Now in its third edition, American Military History examines how a country shaped by race, ethnicity, economy, regionalism, and power has been equally influenced by war and the struggle to define the role of a military in a free and democratic society.
Organized chronologically, the text begins at the point of European conflict with Native Americans and concludes with military affairs in the early 21st century, providing an important overview of the military’s role on an international, domestic, social, and symbolic level. The third edition is fully updated to reflect recent developments in military policy and the study of military history and war and society, thus providing students a foundational understanding of the American military experience.
This book will be of interest to students of American history and military history. It is designed to allow instructors flexibility in structuring a course.
Table of Contents
Table of Contents
Chapter 1 The First American Way of War
Chapter 2 The Colonies and Wars for Empire
Chapter 3 Independence and the Birth of a National Military
Chapter 4 Challenges for a New Nation
Chapter 5 The Second War of Independence
Chapter 6 Agents of Empire
Chapter 7 Toward a Professional Military
Chapter 8 Civil War & Reconstruction
Chapter 9 Becoming a Modern Military
Chapter 10 "Over There"
Chapter 11 Learning and Preparing: The 1920s and 1930s
Chapter 12 World War II
Chapter 13 Post-War Reform and New Challenges
Chapter 14 Challenges of the Cold War
Chapter 15 Vietnam
Chapter 16 Reform and Adjustment for a Changing World
Chapter 17 Into the Twenty-First Century
William Thomas Allison is Professor of History at Georgia Southern University. He earned his Ph.D. at Bowling Green State University and teaches courses on American military history, the Vietnam War, and war and society. He has been a visiting professor at the U.S. Air Force Air War College, the U.S. Air Force Command and Staff College, and the U.S. Army War College, and has served on the editorial board of the Journal of Military History, on the U.S. Army Historical Advisory Committee, and as vice-president of the Society for Military History. He is the author of several works, including Military Justice in Vietnam: The Rule of Law in an American War, My Lai: An American Tragedy, and The Gulf War, 1991, and is the series editor for Modern War Studies at the University Press of Kansas.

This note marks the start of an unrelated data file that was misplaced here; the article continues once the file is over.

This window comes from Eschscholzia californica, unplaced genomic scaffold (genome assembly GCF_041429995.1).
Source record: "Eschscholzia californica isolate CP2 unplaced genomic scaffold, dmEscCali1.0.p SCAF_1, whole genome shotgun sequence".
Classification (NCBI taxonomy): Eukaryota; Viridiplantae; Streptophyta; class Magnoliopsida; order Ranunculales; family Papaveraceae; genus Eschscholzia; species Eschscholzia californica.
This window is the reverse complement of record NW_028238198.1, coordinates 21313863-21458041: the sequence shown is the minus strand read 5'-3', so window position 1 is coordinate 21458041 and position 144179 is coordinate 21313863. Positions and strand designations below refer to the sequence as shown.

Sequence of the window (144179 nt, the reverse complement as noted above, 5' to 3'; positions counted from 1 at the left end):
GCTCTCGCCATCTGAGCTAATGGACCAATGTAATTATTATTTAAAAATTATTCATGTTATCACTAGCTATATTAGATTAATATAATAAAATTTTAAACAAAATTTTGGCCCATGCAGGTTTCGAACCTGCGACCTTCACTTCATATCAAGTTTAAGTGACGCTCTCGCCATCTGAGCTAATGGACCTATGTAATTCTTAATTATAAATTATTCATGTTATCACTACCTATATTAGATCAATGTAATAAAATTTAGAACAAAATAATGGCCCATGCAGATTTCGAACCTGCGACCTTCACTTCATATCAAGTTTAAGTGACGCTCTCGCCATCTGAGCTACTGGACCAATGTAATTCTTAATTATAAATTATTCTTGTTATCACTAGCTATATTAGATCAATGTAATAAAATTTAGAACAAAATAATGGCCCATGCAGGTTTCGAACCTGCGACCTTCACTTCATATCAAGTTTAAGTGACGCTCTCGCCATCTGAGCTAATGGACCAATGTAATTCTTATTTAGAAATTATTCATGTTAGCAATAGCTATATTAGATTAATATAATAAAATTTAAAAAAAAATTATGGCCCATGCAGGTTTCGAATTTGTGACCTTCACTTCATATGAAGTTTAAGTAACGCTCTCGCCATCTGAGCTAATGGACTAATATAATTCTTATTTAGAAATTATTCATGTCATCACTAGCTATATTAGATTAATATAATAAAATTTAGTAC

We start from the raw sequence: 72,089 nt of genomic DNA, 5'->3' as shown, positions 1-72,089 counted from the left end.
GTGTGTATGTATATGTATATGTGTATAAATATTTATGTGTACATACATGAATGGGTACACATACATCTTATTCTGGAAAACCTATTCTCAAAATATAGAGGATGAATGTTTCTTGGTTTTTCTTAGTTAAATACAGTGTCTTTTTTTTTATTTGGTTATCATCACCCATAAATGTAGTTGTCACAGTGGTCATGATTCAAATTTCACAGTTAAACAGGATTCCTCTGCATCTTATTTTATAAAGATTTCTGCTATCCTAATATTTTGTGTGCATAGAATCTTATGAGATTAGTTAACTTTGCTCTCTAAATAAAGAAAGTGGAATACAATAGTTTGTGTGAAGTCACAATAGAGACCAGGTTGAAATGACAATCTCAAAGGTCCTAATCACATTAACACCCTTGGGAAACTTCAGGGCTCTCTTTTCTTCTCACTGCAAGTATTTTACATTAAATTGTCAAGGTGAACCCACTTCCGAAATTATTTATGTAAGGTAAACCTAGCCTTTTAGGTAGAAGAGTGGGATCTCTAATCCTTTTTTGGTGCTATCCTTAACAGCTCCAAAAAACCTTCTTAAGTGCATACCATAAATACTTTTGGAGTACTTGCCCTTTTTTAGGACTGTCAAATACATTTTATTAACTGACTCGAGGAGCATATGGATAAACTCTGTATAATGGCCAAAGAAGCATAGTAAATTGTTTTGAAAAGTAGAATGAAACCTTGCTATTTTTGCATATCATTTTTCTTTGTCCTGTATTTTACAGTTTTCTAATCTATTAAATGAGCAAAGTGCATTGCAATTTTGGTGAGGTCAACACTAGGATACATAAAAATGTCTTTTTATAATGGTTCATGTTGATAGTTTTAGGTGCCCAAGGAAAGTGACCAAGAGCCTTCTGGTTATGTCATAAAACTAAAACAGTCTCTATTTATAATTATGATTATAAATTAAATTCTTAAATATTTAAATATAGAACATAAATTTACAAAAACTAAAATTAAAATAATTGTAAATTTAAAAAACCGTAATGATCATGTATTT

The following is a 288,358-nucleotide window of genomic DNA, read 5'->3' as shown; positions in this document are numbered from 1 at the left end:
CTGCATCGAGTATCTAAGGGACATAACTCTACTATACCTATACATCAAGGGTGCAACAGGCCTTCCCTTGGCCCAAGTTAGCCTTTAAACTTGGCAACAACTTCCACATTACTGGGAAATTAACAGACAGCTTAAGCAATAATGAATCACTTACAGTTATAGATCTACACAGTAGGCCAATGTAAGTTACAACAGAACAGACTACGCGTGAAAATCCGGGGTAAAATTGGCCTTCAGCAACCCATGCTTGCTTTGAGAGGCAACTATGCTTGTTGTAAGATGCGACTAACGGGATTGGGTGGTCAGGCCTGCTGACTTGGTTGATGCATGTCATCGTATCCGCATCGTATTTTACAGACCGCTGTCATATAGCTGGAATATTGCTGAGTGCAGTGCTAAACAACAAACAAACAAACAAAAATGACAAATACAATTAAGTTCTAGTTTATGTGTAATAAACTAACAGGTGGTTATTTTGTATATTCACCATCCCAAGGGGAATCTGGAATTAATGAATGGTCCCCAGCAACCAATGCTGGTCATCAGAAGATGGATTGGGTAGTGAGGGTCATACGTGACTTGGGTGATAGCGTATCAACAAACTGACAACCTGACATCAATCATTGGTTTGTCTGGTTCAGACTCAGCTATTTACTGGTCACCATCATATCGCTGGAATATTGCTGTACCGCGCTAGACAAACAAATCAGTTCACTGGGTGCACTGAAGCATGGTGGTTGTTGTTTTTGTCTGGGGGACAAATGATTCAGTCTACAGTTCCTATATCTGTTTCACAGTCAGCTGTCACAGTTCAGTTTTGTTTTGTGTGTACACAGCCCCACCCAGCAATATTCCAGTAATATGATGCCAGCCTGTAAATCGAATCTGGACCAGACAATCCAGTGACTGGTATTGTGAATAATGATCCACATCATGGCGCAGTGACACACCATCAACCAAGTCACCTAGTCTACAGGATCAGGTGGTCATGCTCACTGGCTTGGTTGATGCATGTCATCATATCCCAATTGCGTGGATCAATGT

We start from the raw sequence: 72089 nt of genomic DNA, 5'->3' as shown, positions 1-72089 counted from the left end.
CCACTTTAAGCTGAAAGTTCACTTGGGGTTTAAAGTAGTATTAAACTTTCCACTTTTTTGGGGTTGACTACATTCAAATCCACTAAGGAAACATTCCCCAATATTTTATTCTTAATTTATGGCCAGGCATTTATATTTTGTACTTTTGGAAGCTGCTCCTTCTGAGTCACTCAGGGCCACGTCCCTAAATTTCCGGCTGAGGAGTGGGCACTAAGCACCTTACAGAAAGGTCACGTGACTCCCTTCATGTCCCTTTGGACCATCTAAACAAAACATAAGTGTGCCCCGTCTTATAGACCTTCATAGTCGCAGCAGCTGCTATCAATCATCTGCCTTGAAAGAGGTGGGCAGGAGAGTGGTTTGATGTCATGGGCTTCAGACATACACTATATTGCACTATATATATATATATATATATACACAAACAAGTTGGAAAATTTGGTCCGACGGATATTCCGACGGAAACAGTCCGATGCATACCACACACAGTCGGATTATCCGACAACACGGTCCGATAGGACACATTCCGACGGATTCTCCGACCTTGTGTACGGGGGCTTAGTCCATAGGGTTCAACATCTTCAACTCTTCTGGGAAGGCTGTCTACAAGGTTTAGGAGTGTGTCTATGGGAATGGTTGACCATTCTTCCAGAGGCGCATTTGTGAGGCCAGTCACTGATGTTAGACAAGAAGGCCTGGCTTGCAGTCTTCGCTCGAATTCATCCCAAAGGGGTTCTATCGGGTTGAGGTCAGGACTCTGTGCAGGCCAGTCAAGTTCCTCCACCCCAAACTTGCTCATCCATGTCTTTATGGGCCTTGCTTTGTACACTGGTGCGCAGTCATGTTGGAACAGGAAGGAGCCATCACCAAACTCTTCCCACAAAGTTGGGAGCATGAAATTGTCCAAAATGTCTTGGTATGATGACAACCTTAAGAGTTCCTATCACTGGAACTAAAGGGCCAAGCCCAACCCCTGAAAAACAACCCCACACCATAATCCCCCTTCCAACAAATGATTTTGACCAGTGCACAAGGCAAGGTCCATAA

The late Jeffrey G. Grey was Professor of History at the Australian Defence Force Academy. He earned his Ph.D. at the University of New South Wales and has held several visiting professorships, including the Major General Matthew Horner Chair in Military Theory at the U.S. Marine Corps University. His numerous publications include The Commonwealth Armies and the Korean War: An Alliance Study, A Military History of Australia Australian Brass: The Career of Lieutenant-General Sir Horace Robertson, and "Up Top": The Royal Australian Navy in Southeast Asian Conflicts, 1955-1972, as well as volumes for the Centenary History of Australia and the Great War series. He served as president of the Society for Military History and on the editorial boards of the Journal of Military History, the Journal of the Australian War Memorial, War in History, and the Australian Army Journal, as well as editor for War and Society.
Janet G. Valentine is a retired Associate Professor of Military History at the U.S. Army Command and General Staff College. A scholar of the Korean War and citizenship and military obligation, she earned her Ph.D. at the University of Alabama and worked as aa historian for the U.S. Army Center of Military History, the U.S. Air National Guard History Office, and the U.S. Department of Defense Joint History Office, and has held teaching positions at the University of North Florida and Mississippi State University. She has served on the editorial board for the Journal of Military History and the advisory board for H-WAR.